Stoffa made-to-measure trousers: Review

Monday, June 3rd 2019
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Tailored cotton trousers are, in my experience, an absolute bastard to get right.

I had my first pair made with Anderson & Sheppard seven years ago. The colour was perfect (a light stone grey), as was the cut. But they always felt like old man's trousers, and I couldn't figure out why.

Since then I've tried a couple of times again, with mixed success. The best was probably the Dalcuore ones I had made last summer, in a Drapers cotton.

That was better because it was matte and stiff. But probably too stiff for some - and most other cottons are too shiny and too strong in colour.

The central issue, often, is that what we expect from a cotton trouser is basically a ready-to-wear chino - as we have come to know from Gap, Incotex or similar.

But those trousers are garment washed. This means they are made and then washed en masse, to soften the material, soften the colour, and perhaps fade the seams and edges.

A tailor or someone offering made-to-measure can't do this. They don't have access to a garment-washing facility, or the necessary volumes. The only exceptions I know are 100 Hands for shirts (who are building their own washing facility); and Zaremba in Poland, who uses a local washing facility there.

The first thing that attracted me to Stoffa trousers, therefore, was that Agyesh achieves something similar in his exclusive fabrics.

Developing proprietary fabrics is expensive, and something few small brands do. But it's central to Stoffa.

Agyesh wants to be able to create the perfect material, in the same way he wants to be able to control the quality and the fit. Just offering trousers made in Italy from the same books as everyone else does not attract him.

Plus, he's a fabric nut. We spent ages talking about this at Milano Unica in February, and it's evident in the sample materials he's currently offering as one-offs to existing clients. There's some weird stuff in there.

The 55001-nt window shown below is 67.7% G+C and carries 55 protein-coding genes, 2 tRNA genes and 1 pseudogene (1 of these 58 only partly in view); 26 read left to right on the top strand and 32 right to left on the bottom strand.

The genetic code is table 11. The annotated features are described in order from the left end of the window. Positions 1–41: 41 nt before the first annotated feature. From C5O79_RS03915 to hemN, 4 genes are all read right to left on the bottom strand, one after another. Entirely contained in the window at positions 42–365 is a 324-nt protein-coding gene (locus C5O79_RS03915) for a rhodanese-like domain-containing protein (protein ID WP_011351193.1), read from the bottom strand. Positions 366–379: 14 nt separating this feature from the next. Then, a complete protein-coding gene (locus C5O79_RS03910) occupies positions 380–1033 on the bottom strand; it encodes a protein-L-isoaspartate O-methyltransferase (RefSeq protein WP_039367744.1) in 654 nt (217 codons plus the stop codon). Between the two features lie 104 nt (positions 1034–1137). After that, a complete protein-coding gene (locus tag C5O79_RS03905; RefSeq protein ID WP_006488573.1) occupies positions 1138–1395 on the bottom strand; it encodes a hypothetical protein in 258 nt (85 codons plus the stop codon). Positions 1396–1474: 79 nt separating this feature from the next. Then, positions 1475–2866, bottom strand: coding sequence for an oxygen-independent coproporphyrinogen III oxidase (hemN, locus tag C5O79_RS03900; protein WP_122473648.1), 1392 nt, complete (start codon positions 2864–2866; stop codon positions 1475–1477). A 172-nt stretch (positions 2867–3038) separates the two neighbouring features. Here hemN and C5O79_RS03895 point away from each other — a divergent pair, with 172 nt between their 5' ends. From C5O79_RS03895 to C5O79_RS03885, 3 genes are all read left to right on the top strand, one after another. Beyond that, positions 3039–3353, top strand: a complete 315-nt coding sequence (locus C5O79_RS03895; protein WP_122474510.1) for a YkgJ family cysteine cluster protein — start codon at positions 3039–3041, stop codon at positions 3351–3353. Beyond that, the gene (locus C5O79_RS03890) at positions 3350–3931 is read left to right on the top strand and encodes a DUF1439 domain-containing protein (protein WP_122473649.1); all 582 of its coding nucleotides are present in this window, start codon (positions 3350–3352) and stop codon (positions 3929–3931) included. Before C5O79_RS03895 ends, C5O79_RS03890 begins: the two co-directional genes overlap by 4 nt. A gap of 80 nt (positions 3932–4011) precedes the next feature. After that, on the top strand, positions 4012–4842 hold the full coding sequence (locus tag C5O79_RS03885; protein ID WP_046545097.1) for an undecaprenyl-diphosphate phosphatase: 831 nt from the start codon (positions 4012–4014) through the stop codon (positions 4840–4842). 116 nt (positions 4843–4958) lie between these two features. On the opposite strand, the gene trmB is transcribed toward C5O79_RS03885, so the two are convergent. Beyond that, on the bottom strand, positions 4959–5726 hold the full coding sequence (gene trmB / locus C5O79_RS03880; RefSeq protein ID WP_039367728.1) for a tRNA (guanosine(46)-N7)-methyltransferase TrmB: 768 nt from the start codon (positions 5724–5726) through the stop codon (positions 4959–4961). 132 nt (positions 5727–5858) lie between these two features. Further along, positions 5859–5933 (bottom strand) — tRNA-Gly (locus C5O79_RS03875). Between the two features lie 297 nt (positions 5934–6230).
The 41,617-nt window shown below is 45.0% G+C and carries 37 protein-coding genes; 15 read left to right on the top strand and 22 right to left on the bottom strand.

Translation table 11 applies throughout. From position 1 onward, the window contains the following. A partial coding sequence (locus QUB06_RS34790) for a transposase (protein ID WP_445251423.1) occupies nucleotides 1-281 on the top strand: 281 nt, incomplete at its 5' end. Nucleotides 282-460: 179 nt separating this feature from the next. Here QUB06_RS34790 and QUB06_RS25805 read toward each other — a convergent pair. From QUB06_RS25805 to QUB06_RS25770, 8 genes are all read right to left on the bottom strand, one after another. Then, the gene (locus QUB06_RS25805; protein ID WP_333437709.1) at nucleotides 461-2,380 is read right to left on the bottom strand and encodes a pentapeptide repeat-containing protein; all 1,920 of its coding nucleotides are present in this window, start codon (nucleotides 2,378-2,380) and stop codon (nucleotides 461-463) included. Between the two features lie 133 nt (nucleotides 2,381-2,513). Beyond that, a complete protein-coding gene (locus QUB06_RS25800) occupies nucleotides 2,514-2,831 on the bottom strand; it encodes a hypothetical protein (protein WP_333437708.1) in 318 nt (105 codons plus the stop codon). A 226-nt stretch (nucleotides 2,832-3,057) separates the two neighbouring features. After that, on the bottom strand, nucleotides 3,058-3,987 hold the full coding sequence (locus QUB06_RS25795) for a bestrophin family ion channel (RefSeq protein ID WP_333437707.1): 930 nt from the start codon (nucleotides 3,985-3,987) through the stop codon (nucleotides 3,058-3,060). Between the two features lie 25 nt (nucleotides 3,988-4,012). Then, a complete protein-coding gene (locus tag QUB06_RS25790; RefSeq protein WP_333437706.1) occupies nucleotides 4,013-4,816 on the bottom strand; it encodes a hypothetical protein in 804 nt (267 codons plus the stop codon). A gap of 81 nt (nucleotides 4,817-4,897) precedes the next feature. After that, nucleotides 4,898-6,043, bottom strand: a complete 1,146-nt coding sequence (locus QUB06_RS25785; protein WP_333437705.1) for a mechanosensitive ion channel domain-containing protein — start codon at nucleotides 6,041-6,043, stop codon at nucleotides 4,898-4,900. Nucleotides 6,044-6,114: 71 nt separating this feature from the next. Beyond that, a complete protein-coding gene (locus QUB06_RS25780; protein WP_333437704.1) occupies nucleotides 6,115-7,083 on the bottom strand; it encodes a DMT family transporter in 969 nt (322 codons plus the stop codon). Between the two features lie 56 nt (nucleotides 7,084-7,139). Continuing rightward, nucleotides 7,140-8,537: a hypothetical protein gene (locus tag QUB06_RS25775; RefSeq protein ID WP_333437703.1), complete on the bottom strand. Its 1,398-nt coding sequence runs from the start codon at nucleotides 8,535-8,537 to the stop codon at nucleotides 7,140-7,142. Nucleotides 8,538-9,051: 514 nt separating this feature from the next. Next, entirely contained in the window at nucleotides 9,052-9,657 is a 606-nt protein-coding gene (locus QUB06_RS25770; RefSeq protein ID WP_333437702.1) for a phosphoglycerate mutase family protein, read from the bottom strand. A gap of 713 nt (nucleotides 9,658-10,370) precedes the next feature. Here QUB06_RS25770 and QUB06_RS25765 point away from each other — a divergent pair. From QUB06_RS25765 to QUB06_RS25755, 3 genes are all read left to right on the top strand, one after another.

When it comes to the trousers, this work means he can create something like this basket weave, which is only lightly piece-dyed, creating light and dark areas in the texture.

The result is a trouser that I think feels much more like RTW chinos - but of course, made to your fit and specs.

Pictured is my first pair, completed a couple of months ago.

I went for the taupe-coloured basketweave cotton, with a flat front, 5cm turn-ups and side adjustors. There's also a cotton twill which has a slightly deeper colour, though still softer than anything normally offered bespoke.

The leg is slimmer that what I'd normally have for a smarter trouser, but is deliberately similar to my Incotex chinos and Levi's denim - and I've found that the cut works with Neapolitan jackets, if not with more structured ones.

I knew from long experience where the trousers should sit on my hips (they can't be any higher without being two inches further up, on the natural waist, and that's not a look I like).

And as you'd expect Agyesh was very involved when it came to getting the right fit through the seat, thighs and so on.

I've deliberately pictured them after several hours of wearing, so you can see how the cotton wrinkles, without the knees bagging or the trouser generally losing its shape.

It's soft, but not slouchy.

Interestingly, Agyesh's process involves one or two fittings, then washing and wearing the completed trousers a couple of times, before returning them to finish the bottoms.

That's why the cuffs on these trousers have a crease halfway down. Excess material has been left in there to lengthen them if needed after washing and wearing.

Which I did need, adding an extra centimetre on one leg and two on the other.

The make on the trousers is neat and strong, without delving into any decorative handwork.

Nice skirt on the inside of the waistband; nice tack stitches to secure the stress points; just no pick stitching or anything non-functional.

The waistband is slightly extended and fastens with two buttons, its shape echoing the side adjustor that it faces. The internal fastening is also a single well-placed button.

It's all elegant, well-considered and non-fussy, basically: exactly what you'd expect from Stoffa.

I have to say I'm very pleased with the trousers, and they've become my default chino. I've now ordered the brown, and over time hope to gradually replace my Incotex.

It's also nice given I found the suede flight jacket I ordered wasn't quite my style - well-done as it was. It's given me a very good reason to use Stoffa, and I'm also considering other things such as the shirt jacket (probably cream wool/silk).

One other thing to bear in mind with Stoffa, by the way, is that the shades vary slightly with each piece of the fabric made. So don't be surprised if the taupe you see is slightly different to the one I had.

The trousers start at $275. Agyesh is next in London from June 13-15, and now has a permanent store in New York, at 54 Mercer Street.

He is also now travelling to Paris - details by contacting customercare@stoffa.co (who are very good, by the way - efficient and polite).

In the images I am wearing:

Photography: Jamie Ferguson @jkf_man